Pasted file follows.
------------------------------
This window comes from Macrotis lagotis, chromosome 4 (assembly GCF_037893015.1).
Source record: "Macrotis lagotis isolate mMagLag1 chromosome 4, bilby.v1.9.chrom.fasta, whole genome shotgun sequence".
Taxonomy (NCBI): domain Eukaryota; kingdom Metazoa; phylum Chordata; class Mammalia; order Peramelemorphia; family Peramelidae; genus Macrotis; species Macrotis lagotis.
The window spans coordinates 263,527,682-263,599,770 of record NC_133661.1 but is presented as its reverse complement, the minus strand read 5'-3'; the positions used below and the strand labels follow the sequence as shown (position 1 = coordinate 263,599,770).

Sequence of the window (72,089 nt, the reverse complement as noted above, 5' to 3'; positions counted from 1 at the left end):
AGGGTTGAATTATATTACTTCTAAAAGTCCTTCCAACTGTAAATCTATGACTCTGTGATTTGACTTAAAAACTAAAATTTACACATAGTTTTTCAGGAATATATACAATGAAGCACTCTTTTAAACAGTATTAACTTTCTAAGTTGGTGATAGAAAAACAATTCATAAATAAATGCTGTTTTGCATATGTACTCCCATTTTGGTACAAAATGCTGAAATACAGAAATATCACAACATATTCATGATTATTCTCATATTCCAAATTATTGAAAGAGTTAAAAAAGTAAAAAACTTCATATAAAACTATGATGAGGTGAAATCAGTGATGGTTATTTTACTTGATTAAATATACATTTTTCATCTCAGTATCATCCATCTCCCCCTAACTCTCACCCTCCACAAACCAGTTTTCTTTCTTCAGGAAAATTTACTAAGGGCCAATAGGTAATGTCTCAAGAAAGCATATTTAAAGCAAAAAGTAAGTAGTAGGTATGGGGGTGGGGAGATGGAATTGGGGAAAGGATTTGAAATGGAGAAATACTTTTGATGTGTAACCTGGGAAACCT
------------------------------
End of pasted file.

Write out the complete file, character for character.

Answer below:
This window comes from Macrotis lagotis, chromosome 4 (assembly GCF_037893015.1).
Source record: "Macrotis lagotis isolate mMagLag1 chromosome 4, bilby.v1.9.chrom.fasta, whole genome shotgun sequence".
Taxonomy (NCBI): domain Eukaryota; kingdom Metazoa; phylum Chordata; class Mammalia; order Peramelemorphia; family Peramelidae; genus Macrotis; species Macrotis lagotis.
The window spans coordinates 263,527,682-263,599,770 of record NC_133661.1 but is presented as its reverse complement, the minus strand read 5'-3'; the positions used below and the strand labels follow the sequence as shown (position 1 = coordinate 263,599,770).

Sequence of the window (72,089 nt, the reverse complement as noted above, 5' to 3'; positions counted from 1 at the left end):
AGGGTTGAATTATATTACTTCTAAAAGTCCTTCCAACTGTAAATCTATGACTCTGTGATTTGACTTAAAAACTAAAATTTACACATAGTTTTTCAGGAATATATACAATGAAGCACTCTTTTAAACAGTATTAACTTTCTAAGTTGGTGATAGAAAAACAATTCATAAATAAATGCTGTTTTGCATATGTACTCCCATTTTGGTACAAAATGCTGAAATACAGAAATATCACAACATATTCATGATTATTCTCATATTCCAAATTATTGAAAGAGTTAAAAAAGTAAAAAACTTCATATAAAACTATGATGAGGTGAAATCAGTGATGGTTATTTTACTTGATTAAATATACATTTTTCATCTCAGTATCATCCATCTCCCCCTAACTCTCACCCTCCACAAACCAGTTTTCTTTCTTCAGGAAAATTTACTAAGGGCCAATAGGTAATGTCTCAAGAAAGCATATTTAAAGCAAAAAGTAAGTAGTAGGTATGGGGGTGGGGAGATGGAATTGGGGAAAGGATTTGAAATGGAGAAATACTTTTGATGTGTAACCTGGGAAACCT